PROCEDURE. Ask the following questions in the order here given:--
(a) "_If I were to buy 4 cents worth of candy and should give
the storekeeper 10 cents, how much money would I get back?_"
(b) "_If I bought 13 cents worth and gave the storekeeper
15 cents, how much would I get back?_"
(c) "_If I bought 4 cents worth and gave the storekeeper
25 cents, how much would I get back?_"
Coins are not used, and the subject is not allowed the help of pencil
and paper. If the subject forgets the statement of the problem, it is
permissible to repeat it once, but only once. The response should be
made in ten or fifteen seconds for each problem.
SCORING, The test is passed if _two out of three_ problems are answered
correctly in the allotted time. In case two answers are given to a
problem, we follow the usual rule of counting the second and ignoring
REMARKS. Problems of this nature, when thoroughly standardized, are
extremely valuable as tests of intelligence. The difficulty of the test,
as we have used it, does not lie in the subtraction of 4 from 10, 12
from 15, etc. Such subtractions, when given as problems in subtraction,
are readily solved by practically all normal 8-year-olds who have
attended school as much as two years. The problems of the test have a
twofold difficulty: (1) The statement of the problem must be
comprehended and held in mind until the solution has been arrived at;
(2) the problem is so stated that the subject must himself select the
fundamental operation which applies. The latter difficulty is somewhat
the greater of the two, addition sometimes being employed instead of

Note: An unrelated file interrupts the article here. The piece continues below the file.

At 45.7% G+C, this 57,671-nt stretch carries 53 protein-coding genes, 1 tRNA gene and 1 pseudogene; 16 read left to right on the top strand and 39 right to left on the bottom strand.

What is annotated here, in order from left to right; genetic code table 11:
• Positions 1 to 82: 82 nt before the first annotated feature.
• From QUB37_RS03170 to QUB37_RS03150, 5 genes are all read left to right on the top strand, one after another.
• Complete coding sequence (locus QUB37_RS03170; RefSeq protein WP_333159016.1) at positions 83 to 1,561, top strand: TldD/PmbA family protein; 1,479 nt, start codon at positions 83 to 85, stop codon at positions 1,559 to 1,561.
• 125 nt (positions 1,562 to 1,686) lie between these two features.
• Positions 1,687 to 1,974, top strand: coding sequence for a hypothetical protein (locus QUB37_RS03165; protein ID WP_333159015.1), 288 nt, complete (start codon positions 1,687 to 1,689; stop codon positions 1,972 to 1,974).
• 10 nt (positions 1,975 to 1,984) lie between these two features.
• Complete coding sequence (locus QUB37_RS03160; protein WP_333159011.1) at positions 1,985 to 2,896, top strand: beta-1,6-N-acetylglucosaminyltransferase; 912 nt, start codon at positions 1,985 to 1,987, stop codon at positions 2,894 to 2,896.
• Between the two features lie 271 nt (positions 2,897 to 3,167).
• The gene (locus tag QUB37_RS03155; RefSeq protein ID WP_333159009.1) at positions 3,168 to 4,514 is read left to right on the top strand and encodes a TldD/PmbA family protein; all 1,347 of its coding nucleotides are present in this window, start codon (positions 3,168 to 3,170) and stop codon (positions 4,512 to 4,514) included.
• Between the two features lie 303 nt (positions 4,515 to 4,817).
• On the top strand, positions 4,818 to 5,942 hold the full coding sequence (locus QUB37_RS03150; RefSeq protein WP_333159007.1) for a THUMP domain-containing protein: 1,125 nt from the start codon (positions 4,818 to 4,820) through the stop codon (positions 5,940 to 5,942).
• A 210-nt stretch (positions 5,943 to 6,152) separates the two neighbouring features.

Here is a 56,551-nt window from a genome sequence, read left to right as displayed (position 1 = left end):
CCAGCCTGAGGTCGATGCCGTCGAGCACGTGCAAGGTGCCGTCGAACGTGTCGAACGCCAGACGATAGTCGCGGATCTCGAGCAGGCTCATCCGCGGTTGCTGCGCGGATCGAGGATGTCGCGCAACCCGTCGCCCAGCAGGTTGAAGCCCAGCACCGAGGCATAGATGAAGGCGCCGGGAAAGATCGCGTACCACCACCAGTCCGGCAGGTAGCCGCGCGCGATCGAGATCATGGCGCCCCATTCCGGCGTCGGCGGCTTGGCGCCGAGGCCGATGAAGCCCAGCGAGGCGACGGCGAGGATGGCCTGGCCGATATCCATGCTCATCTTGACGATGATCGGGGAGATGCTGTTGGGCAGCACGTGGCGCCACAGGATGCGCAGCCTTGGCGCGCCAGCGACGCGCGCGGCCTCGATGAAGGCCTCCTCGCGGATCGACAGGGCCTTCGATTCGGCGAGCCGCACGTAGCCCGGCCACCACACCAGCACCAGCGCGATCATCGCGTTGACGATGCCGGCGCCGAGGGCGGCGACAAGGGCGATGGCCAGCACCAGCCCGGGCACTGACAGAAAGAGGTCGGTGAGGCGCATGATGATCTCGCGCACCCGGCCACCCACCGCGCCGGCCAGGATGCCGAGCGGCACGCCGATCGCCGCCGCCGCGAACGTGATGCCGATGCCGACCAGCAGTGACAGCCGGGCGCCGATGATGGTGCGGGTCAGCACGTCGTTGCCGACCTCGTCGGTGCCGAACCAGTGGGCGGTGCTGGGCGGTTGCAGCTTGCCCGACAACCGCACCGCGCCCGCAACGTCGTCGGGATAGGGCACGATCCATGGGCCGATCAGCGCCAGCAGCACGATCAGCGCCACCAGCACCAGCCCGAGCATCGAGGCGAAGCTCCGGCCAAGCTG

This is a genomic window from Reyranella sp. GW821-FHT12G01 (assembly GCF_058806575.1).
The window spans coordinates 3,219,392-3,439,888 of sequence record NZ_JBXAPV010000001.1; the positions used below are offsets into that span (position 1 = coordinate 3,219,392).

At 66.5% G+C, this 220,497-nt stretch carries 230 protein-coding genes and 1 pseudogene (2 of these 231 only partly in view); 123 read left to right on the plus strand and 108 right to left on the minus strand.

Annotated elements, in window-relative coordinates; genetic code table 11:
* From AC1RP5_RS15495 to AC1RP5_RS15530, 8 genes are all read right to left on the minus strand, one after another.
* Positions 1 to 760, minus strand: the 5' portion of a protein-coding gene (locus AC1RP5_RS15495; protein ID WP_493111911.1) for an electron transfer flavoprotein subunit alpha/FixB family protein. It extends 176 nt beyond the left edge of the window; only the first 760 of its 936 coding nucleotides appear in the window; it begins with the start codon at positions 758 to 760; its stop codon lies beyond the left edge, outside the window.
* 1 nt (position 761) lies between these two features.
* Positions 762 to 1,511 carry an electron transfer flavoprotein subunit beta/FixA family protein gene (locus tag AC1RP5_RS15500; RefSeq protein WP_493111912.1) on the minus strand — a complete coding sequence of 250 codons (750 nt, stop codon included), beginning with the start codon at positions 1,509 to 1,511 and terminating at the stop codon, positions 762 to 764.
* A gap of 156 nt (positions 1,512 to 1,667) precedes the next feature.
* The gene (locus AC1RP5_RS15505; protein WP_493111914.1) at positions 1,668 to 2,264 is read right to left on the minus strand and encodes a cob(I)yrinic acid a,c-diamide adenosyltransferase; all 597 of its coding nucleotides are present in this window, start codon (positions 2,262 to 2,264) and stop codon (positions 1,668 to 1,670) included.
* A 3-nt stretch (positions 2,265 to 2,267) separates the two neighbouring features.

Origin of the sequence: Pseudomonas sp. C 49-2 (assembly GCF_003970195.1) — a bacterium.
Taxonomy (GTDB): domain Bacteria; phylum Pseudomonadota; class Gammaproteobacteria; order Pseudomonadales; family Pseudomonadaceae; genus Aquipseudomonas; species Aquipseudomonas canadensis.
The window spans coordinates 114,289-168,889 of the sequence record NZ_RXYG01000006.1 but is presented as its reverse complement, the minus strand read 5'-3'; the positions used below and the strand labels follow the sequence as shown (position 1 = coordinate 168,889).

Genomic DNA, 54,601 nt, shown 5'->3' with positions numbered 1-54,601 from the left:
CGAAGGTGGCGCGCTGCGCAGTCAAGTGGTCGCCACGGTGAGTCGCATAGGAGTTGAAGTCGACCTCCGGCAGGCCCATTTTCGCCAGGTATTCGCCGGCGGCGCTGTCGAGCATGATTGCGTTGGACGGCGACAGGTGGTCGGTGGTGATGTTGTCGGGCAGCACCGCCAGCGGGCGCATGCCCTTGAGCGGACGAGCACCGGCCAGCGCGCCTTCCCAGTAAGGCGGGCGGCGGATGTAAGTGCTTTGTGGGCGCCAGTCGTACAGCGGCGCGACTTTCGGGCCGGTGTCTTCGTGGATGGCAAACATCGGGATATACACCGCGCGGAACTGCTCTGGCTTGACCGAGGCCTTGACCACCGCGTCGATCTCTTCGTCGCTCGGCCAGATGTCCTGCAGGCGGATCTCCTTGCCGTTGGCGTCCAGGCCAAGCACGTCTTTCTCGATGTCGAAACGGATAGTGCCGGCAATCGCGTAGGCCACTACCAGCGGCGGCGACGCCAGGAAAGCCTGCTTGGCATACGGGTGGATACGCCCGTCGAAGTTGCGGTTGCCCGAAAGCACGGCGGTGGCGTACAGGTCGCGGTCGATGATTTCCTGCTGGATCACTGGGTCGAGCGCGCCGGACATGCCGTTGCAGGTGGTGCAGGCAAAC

It is just such difficulties as this that prove so perplexing to the
feeble-minded. High-grade defectives, although they require more than
the usual amount of drill and are likely to make occasional errors, are
nevertheless capable of learning to add, subtract, multiply, and divide
fairly well. Their main trouble comes in deciding which of these
operations a given problem calls for. They can master routine, but as
regards initiative, judgment, and power to reason they are little
educable. The psychology and pedagogy of mental deficiency is epitomized
in this statement.
There has been little disagreement as to the proper location of the test
of making change, but various procedures have been employed. Coins have
generally been employed, in which case the subject is actually allowed
to make the change. Most other revisions have also given only a single
problem, usually 4 cents out of 20 cents, or 4 out of 25, or 9 out of
25. It is evident that these are not all of equal difficulty. There is
general agreement, however, that normal children of 9 years should be
able to make simple change.